Published: January 27, 2021
Last updated: March 28, 2022
Content Reviewed by AEDIT Medical Advisory Board
When it comes to cellulite body type probably isn’t as important as you think. Even at healthy body weight and body fat levels a majority of individuals (women especially) will experience some degree of the dimpled, loose skin associated with cellulite. While our first instincts may be to establish a strict diet and exercise routine, in some cases even the healthiest lifestyles are not sufficient. And once the cardio and carb deficits stop having the desired effect, it may be time to seek a professional alternative treatment.
What is cellulite?
Ah, cellulite. We all have it and we all don’t want to have it. So what is it exactly? While the exact mechanism is not known, it is believed that cellulite occurs when the subcutaneous (fat) tissue interacts with the connective tissue of the skin in such a way that causes dimpling of the skin. Body fat levels, hormones, age, collagen production, genetics, and certain diet and lifestyle factors (like smoking and lack of exercise) are believed to correlate to cellulite formation.
The Anatomy of Cellulite
Why treat cellulite?
A few quick facts: cellulite can affect individuals at a healthy body weight and body fat level, cellulite is more common in women and is estimated to affect over three quarters of the female population, and cellulite can occur anywhere although it is most commonly seen on the thighs and buttocks in individuals over age 25.
According to the Mayo Clinic, cellulite predominantly appears in women and usually occurs after puberty. The vertical alignment of fibrous tissue seen in females is believed to correlate to the higher prevalence. Although women are more prone to cellulite, men can also experience cellulite especially around the abdomen.
Loss of collagen production and decreases in blood circulation that naturally occur with aging can contribute to an increased appearance of cellulite. In women especially, changes in estrogen levels exacerbate these changes.
What are the main concerns related to cellulite?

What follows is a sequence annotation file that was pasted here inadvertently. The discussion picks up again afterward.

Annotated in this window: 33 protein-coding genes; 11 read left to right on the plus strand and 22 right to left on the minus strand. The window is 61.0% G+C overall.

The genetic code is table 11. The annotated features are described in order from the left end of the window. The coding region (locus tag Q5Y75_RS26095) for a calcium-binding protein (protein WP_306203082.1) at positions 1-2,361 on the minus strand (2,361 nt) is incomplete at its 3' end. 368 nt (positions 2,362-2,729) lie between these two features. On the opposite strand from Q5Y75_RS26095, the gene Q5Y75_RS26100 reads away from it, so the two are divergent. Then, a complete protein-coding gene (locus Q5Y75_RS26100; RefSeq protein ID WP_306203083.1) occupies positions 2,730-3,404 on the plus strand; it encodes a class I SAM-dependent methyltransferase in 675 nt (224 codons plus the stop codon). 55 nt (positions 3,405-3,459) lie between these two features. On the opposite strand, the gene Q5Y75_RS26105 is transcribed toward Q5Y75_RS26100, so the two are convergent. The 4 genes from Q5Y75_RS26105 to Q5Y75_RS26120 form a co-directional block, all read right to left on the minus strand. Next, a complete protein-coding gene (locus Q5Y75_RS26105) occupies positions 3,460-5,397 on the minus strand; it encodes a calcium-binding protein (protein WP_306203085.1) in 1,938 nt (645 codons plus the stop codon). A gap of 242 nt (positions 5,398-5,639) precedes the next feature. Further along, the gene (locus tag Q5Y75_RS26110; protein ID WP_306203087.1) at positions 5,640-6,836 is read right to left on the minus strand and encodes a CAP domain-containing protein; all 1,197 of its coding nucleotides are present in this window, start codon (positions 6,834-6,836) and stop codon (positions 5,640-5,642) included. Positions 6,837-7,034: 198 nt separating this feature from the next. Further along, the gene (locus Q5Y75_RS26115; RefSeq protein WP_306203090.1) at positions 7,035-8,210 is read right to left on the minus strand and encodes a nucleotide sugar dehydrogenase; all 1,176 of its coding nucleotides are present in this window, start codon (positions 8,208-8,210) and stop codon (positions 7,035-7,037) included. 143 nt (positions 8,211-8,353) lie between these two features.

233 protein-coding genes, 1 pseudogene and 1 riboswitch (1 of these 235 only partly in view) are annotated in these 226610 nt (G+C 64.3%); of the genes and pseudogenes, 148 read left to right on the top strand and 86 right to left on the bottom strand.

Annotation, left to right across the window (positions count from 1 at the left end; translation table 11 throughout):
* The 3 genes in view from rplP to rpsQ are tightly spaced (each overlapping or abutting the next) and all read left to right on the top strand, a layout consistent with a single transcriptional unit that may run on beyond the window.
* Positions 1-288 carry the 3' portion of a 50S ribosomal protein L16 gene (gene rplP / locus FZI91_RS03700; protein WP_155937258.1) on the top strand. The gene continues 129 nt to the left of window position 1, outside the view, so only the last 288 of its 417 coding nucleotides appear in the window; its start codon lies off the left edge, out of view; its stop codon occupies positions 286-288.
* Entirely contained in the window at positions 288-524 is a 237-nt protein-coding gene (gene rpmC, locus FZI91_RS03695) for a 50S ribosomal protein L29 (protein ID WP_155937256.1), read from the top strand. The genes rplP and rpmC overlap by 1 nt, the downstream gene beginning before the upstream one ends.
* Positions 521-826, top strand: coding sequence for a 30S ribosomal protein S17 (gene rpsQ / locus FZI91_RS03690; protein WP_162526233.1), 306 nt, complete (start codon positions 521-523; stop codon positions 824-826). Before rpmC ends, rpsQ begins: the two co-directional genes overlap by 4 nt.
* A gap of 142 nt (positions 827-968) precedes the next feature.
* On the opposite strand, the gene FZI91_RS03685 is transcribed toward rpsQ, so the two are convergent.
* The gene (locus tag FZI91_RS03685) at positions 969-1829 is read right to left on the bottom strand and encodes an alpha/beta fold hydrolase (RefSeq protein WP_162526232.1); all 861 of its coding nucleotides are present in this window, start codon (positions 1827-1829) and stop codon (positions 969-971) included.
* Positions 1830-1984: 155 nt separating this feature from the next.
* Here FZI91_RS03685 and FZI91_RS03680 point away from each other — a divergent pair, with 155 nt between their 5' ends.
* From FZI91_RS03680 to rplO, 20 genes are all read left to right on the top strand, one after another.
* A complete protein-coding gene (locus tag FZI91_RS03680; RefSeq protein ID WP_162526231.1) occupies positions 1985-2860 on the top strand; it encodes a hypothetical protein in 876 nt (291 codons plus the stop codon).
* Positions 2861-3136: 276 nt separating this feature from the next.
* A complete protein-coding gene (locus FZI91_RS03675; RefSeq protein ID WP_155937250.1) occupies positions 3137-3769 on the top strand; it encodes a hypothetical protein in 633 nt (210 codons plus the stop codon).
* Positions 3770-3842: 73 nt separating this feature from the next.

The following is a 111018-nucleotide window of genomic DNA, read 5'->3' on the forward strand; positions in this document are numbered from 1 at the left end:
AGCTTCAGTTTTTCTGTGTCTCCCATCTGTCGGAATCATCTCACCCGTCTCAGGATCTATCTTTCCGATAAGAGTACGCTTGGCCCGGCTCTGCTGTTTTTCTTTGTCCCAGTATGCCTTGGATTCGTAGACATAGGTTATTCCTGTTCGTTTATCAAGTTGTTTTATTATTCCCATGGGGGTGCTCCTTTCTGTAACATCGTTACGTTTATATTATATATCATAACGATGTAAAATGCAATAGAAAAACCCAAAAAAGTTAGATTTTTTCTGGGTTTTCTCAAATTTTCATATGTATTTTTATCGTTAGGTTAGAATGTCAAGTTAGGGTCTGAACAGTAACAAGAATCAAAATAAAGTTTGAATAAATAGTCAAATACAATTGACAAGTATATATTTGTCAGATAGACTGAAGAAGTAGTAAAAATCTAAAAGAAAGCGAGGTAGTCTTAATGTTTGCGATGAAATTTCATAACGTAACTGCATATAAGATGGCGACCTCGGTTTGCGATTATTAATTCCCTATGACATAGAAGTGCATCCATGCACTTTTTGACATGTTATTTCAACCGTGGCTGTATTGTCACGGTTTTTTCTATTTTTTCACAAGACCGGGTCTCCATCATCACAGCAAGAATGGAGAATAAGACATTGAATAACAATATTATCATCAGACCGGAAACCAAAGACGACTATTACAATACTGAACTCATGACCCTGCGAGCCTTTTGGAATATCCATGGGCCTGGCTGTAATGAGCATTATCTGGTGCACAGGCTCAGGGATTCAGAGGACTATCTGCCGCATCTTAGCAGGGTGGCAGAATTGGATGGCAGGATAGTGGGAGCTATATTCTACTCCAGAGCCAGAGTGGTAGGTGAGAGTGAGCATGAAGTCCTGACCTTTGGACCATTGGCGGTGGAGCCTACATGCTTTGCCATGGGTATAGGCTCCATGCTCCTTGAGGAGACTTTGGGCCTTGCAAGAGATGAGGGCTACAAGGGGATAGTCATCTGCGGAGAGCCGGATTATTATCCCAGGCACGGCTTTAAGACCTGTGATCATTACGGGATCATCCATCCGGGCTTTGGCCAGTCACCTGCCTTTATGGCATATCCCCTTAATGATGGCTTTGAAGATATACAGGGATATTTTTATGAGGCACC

All cellulite is not created equal. There are three types of cellulite that create the “orange peel” appearance, however, the treatments vary due to differences in underlying cause.
The most common type of cellulite is flaccid or “soft” cellulite. Compact and edematous cellulite can pose a slightly more serious health risk considering they are correlated to tissue build up and hardening, which may lead to discomfort and circulation problems.
Who may wish to seek a cellulite treatment?
Cellulite treatments can have both physical and emotional benefits. Regardless of the underlying cause, cellulite can be frustrating and stubborn. Individuals of any age who are dissatisfied with the appearance of dimpled, irregular appearing skin will benefit from a professional consultation.
How can someone treat cellulite?
There are several surgical and nonsurgical procedures that assist in the treatment of cellulite. Additionally, there are numerous at home lifestyle modifications and practices that can combat the appearance of cellulite.
For professional procedures to combat stubborn areas or refine skin regions, the treatment is dependent on the underlying cause:
For a comprehensive look at treatment options, check out our guide to Cellulite Removal Solutions.
Cellulite is common, and it can also be annoying. New diet plans and fitness routines pop up daily promising to assist with weight loss, body contouring, and losing cellulite. Unfortunately, however, sometimes the root cause of cellulite can not be completely addressed by lifestyle changes. Complete and effective cellulite removal may require a thorough examination and treatment from a board-certified plastic surgeon or medical expert. And educating yourself about the plethora of options can assist you in making the best and most informed choice.
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American Academy of Dermatology Association Cellulite Treatments: What Really Works? aad.org
Mayo Clinic Staff Cellulite mayoclinic.org
Hoyos, A, and M Perez Arm Dynamic Definition by Liposculpture and Fat Grafting Oxford Academic; 2012-11-01
GB Forbes Body Fat Content Influences the Body Composition Response to Nutrition and Exercise PubMed.gov; 2000-05-01
Paul Cohen, Bruce M Spiegelman Cell Biology of Fat Storage PubMed.gov; 2016-08-15
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